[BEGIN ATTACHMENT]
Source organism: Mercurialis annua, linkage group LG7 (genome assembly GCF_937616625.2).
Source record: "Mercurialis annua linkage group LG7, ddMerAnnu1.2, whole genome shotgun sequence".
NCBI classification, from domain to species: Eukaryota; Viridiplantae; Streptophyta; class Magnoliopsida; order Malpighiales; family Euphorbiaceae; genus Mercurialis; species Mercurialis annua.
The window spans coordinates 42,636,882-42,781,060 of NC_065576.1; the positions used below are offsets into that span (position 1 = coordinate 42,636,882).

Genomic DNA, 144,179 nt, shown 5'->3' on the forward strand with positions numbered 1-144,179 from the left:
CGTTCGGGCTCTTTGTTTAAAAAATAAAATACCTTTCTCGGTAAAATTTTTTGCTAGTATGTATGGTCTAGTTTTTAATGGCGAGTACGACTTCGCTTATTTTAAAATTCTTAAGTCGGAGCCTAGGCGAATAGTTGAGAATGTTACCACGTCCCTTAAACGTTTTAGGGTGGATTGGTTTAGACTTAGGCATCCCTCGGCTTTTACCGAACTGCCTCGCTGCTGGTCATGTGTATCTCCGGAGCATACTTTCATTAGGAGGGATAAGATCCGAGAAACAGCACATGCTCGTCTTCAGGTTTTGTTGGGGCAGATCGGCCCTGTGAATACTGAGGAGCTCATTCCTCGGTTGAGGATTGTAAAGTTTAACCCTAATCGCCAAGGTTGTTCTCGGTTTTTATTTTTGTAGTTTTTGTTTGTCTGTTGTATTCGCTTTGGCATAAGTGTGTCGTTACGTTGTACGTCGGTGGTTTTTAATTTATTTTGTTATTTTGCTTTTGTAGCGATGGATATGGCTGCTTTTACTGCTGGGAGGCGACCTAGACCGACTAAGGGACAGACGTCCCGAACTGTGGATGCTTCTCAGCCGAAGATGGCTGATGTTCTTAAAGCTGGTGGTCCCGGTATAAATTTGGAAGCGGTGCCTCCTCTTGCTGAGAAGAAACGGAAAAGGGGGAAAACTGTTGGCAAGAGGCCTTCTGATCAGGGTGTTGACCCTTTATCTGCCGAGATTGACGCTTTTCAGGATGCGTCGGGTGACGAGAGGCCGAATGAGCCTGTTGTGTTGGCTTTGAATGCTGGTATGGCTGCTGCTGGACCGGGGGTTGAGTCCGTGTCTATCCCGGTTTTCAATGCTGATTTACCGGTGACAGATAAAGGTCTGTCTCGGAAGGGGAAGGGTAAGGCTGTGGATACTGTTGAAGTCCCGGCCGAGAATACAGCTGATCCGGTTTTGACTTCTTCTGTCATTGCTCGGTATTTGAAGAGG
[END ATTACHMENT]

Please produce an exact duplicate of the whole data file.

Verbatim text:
Source organism: Mercurialis annua, linkage group LG7 (genome assembly GCF_937616625.2).
Source record: "Mercurialis annua linkage group LG7, ddMerAnnu1.2, whole genome shotgun sequence".
NCBI classification, from domain to species: Eukaryota; Viridiplantae; Streptophyta; class Magnoliopsida; order Malpighiales; family Euphorbiaceae; genus Mercurialis; species Mercurialis annua.
The window spans coordinates 42,636,882-42,781,060 of NC_065576.1; the positions used below are offsets into that span (position 1 = coordinate 42,636,882).

Genomic DNA, 144,179 nt, shown 5'->3' on the forward strand with positions numbered 1-144,179 from the left:
CGTTCGGGCTCTTTGTTTAAAAAATAAAATACCTTTCTCGGTAAAATTTTTTGCTAGTATGTATGGTCTAGTTTTTAATGGCGAGTACGACTTCGCTTATTTTAAAATTCTTAAGTCGGAGCCTAGGCGAATAGTTGAGAATGTTACCACGTCCCTTAAACGTTTTAGGGTGGATTGGTTTAGACTTAGGCATCCCTCGGCTTTTACCGAACTGCCTCGCTGCTGGTCATGTGTATCTCCGGAGCATACTTTCATTAGGAGGGATAAGATCCGAGAAACAGCACATGCTCGTCTTCAGGTTTTGTTGGGGCAGATCGGCCCTGTGAATACTGAGGAGCTCATTCCTCGGTTGAGGATTGTAAAGTTTAACCCTAATCGCCAAGGTTGTTCTCGGTTTTTATTTTTGTAGTTTTTGTTTGTCTGTTGTATTCGCTTTGGCATAAGTGTGTCGTTACGTTGTACGTCGGTGGTTTTTAATTTATTTTGTTATTTTGCTTTTGTAGCGATGGATATGGCTGCTTTTACTGCTGGGAGGCGACCTAGACCGACTAAGGGACAGACGTCCCGAACTGTGGATGCTTCTCAGCCGAAGATGGCTGATGTTCTTAAAGCTGGTGGTCCCGGTATAAATTTGGAAGCGGTGCCTCCTCTTGCTGAGAAGAAACGGAAAAGGGGGAAAACTGTTGGCAAGAGGCCTTCTGATCAGGGTGTTGACCCTTTATCTGCCGAGATTGACGCTTTTCAGGATGCGTCGGGTGACGAGAGGCCGAATGAGCCTGTTGTGTTGGCTTTGAATGCTGGTATGGCTGCTGCTGGACCGGGGGTTGAGTCCGTGTCTATCCCGGTTTTCAATGCTGATTTACCGGTGACAGATAAAGGTCTGTCTCGGAAGGGGAAGGGTAAGGCTGTGGATACTGTTGAAGTCCCGGCCGAGAATACAGCTGATCCGGTTTTGACTTCTTCTGTCATTGCTCGGTATTTGAAGAGG